No Country For Old Men focuses largely on the theme of violence and evil as being an inherent quality of mankind. I think a good starting point for connections to this theme is another of McCarthy's works, Blood Meridian.
- Blood Meridian can, in some ways, be treated like an introduction or a prelude to NCFOM. Judge Holden, the "villain" of BM, serves as an embodiment of violence and fate; he kills The Kid (the protagonist) in a manner that implies it was The Kid's inability to confront him that ensured his death. The message is that Holden's view is the winner, and this fits in with NCFOM: violence is indeed omnipresent, and our fates depend upon how we react to it.
- Jack London's The Sea Wolf and Call of the Wild both explore the idea of violence as a natural part of life, competition, struggles for dominance, and the need for the civilized person to recognize the power of uncivilized violence and adapt to it in order to survive.
- Poe's short story "The Masque of the Red Death" carries the message that running from death/violence will not protect you; death is a supernatural force that exerts its will regardless of your own.
- You might also try to compare Llewelyn Moss to Macbeth, to explore the idea of how power/wealth corrupts. The drug money in NCFOM is like the kingdom of Scotland; Llewelyn and Macbeth both know that they didn't really "earn" it, and try to rationalize to themselves why it's nevertheless ok for them to possess these things. Ultimately they lose what they have gained, leading to their deaths, and the deaths of their families.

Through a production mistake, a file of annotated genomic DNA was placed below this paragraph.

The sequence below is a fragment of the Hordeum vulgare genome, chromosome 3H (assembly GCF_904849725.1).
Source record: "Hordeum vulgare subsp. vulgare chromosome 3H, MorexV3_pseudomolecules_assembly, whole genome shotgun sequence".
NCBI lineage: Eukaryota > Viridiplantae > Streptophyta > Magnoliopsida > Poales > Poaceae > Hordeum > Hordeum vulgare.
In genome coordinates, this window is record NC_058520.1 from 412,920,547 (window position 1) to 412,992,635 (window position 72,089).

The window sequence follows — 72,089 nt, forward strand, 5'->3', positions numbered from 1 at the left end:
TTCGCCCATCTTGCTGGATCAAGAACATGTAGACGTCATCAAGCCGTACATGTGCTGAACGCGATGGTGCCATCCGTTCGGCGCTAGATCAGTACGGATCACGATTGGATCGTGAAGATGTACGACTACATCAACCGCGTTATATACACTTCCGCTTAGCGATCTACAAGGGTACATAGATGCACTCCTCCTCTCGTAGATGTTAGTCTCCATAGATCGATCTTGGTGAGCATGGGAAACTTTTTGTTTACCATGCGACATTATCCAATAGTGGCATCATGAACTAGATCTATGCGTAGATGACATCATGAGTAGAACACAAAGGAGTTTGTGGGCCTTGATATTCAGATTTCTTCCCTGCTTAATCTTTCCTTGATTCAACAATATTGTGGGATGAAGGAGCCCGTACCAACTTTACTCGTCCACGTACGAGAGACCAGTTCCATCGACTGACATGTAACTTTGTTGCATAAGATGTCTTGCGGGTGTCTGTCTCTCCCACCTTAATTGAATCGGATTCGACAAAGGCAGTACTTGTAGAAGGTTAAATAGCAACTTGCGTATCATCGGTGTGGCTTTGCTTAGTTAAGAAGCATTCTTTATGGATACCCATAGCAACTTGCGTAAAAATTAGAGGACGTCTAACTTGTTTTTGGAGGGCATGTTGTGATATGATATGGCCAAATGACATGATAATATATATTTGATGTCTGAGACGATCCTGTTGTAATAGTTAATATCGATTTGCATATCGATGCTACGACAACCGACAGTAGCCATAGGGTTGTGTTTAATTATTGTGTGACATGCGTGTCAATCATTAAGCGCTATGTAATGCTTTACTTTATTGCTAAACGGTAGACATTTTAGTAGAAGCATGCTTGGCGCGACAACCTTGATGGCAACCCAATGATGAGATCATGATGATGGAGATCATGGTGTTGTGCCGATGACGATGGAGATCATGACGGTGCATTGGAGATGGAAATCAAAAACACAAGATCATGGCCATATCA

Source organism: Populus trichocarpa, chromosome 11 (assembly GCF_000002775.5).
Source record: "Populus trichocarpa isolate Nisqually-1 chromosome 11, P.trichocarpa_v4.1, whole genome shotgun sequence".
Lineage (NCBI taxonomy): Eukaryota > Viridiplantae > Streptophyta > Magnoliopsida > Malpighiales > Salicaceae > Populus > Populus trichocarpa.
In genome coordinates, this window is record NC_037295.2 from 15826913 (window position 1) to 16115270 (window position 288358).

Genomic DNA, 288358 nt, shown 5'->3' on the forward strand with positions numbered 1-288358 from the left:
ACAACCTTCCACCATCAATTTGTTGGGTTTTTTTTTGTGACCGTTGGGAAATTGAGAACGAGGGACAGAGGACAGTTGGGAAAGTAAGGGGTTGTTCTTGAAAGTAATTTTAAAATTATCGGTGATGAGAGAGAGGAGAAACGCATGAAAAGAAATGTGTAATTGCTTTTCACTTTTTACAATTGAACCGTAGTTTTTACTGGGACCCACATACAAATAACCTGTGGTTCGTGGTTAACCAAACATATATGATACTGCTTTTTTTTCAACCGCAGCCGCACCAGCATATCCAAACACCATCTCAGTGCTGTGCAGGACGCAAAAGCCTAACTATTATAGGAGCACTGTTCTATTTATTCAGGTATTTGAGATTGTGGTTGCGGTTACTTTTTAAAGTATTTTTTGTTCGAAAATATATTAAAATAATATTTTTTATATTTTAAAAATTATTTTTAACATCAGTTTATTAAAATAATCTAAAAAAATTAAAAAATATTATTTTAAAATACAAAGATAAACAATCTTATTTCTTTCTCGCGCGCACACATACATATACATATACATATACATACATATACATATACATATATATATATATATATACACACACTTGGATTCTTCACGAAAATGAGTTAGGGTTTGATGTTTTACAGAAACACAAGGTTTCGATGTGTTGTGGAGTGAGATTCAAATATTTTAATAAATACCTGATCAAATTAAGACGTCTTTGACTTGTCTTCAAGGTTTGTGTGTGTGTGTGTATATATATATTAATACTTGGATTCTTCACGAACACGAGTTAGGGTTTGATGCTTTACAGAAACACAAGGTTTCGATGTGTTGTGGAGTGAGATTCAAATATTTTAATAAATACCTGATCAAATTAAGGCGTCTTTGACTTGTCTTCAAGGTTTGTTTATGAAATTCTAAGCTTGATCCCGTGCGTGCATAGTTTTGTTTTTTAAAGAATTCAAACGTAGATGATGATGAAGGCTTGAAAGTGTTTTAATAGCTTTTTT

Two complementary works that you can use in your essay are A Gathering of Old Men by Ernest J Gaines and East of Eden by John Steinbeck.
Gaines establishes the motif of "characters within their society" in A Gathering, of the titular old men taking up guns and standing as a united force against oppression by the white landlords and overseers in Bayonne, Louisiana. This establishes that even peace-loving retirees have a streak of violence in them.
In a stark scene when one of the characters first comes across this "brick wall" of old men with shotguns, helps characterize them into one cohesive unit.
“But I had only gone to the front of her car when I suddenly stopped again. Like I had run into a brick wall. It was a wall, all right, but a wall twenty, thirty feet away from me. Not a wall of brick, stone or wood, but a wall of old black men with shotguns. I don’t know how many there were – fifteen, eighteen of them; standing, squatting, sitting – scattered all over the place. And waiting. Waiting. But not for me. That was obvious. Some of them acted as though I was not even there.”
(A Gathering of Old Men, P 62)
In Steinbeck's East of Eden, he plays with the Cain and Abel motif and shapes the characters of the Hamiltons (part-autobiographical) and the Trasks (Cain and Abel motif, fictional, all characters' names begins either with 'C' or 'A') to represent the two aspects of good and evil, and as the novel progresses, teases out the areas of grey in many of these characters.
“I believe that there is one story in the world, and only one. . . . Humans are caught—in their lives, in their thoughts, in their hungers and ambitions, in their avarice and cruelty, and in their kindness and generosity too—in a net of good and evil. . . . There is no other story. A man, after he has brushed off the dust and chips of his life, will have left only the hard, clean questions: Was it good or was it evil? Have I done well—or ill?”
(East of Eden, Ch 34)